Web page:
A couple consisting of two working parents requires work and negotiation. There are a lot of ways that families can function–values, habits, rules, practices and rituals. Parenting isn’t just about executing these, it’s about making active decisions about their shape. When both parents work, there are more decisions to make.
Decisions can be hard for any couple, but somehow decisions for parents with overflowing schedules seem to have much higher stakes. The less you are around, the more consequential decisions are about childcare, school, household rules, what traditions are valued, how vacations are constructed and how conflicts are resolved.
Big Decisions Don’t End With Childcare, Your Relationship Also Means Important Choices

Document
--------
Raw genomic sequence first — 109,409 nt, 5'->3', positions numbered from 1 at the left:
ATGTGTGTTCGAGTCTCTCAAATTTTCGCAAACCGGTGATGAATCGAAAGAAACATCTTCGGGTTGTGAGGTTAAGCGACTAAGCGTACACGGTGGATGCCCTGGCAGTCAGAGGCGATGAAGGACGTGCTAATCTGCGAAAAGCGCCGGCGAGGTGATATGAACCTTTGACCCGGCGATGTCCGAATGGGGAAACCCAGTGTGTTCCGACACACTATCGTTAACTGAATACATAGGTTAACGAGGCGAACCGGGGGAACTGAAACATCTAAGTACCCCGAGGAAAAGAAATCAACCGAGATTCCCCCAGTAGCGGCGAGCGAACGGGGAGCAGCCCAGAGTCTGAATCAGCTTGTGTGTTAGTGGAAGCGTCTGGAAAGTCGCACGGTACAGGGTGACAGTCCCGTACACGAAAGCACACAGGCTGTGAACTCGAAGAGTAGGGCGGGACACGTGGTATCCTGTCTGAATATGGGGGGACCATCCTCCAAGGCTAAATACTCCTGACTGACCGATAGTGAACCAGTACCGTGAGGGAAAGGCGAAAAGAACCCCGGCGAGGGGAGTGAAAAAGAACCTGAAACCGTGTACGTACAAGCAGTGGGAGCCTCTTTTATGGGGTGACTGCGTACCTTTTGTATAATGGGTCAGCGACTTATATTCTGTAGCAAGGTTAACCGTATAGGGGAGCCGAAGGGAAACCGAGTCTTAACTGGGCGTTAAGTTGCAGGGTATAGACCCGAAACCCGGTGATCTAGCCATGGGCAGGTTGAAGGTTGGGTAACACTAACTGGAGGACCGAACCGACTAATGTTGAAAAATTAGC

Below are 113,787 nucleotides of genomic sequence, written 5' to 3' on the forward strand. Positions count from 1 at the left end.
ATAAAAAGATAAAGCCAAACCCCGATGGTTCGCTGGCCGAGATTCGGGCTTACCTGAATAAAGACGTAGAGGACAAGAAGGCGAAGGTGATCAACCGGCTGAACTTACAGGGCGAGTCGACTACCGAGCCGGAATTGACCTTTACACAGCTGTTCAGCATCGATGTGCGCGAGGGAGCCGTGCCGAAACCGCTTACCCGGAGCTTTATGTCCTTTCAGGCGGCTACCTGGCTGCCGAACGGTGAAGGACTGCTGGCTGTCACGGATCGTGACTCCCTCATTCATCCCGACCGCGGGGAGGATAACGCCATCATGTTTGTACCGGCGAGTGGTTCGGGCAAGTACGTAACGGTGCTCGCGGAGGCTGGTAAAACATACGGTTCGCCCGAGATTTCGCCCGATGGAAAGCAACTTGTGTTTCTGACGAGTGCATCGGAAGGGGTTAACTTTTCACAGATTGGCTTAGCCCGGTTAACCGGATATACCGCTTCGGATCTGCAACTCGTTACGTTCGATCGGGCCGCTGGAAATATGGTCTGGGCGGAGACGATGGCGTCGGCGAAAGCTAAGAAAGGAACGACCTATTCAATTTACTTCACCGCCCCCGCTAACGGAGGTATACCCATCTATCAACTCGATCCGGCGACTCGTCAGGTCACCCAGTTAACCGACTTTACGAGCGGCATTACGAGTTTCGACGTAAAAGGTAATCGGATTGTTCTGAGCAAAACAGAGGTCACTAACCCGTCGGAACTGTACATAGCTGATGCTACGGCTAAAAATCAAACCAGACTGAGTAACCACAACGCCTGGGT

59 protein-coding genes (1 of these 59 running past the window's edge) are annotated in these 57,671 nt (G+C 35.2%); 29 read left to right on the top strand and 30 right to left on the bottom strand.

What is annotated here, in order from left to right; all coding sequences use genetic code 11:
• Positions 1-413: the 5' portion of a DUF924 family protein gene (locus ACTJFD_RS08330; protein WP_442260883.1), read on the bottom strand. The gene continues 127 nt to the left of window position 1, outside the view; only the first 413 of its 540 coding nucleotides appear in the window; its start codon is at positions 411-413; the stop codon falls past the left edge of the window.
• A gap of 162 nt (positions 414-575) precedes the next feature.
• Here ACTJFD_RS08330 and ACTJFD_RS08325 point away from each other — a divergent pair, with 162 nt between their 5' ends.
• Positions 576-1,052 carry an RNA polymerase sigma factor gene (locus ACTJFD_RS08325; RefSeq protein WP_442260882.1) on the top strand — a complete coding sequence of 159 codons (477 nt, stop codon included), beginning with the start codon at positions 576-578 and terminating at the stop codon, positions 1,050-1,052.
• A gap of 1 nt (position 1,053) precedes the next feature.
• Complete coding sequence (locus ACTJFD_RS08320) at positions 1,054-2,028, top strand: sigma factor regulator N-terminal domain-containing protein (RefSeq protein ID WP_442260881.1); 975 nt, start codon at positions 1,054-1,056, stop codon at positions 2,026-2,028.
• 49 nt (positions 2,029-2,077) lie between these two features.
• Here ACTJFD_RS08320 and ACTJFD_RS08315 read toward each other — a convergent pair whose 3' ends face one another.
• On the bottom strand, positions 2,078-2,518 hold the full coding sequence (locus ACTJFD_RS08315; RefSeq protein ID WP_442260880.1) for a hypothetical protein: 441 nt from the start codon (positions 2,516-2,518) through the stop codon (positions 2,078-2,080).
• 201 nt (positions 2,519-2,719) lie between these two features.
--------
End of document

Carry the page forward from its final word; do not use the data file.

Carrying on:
Beyond childcare, the couple’s relationship also requires constant renegotiation, particularly when both partners have demanding jobs. Professional and financial success are exciting. When one or both partners’ careers take off, that can feel exhilarating–even sexy. Often, we see the stimulation of a career taking off becomes a sort of substitute. Much of the impact of these changes on the excitement and intimacy of the relationship can go unnoticed or can mask itself as some other point of contention.
Part of our work as therapists is to help couples work through the process of redefining their relationship. Couples need help to redefine what’s sexy in their relationship and in one another or to reconcile the shifts in power dynamics that come with success and kids. Intimacy is a phenomenon that can dissipate slowly overtime and perhaps go unnoticed. Our task in therapy is to help couples create new kinds of intimacy that more fully encompass who they have become.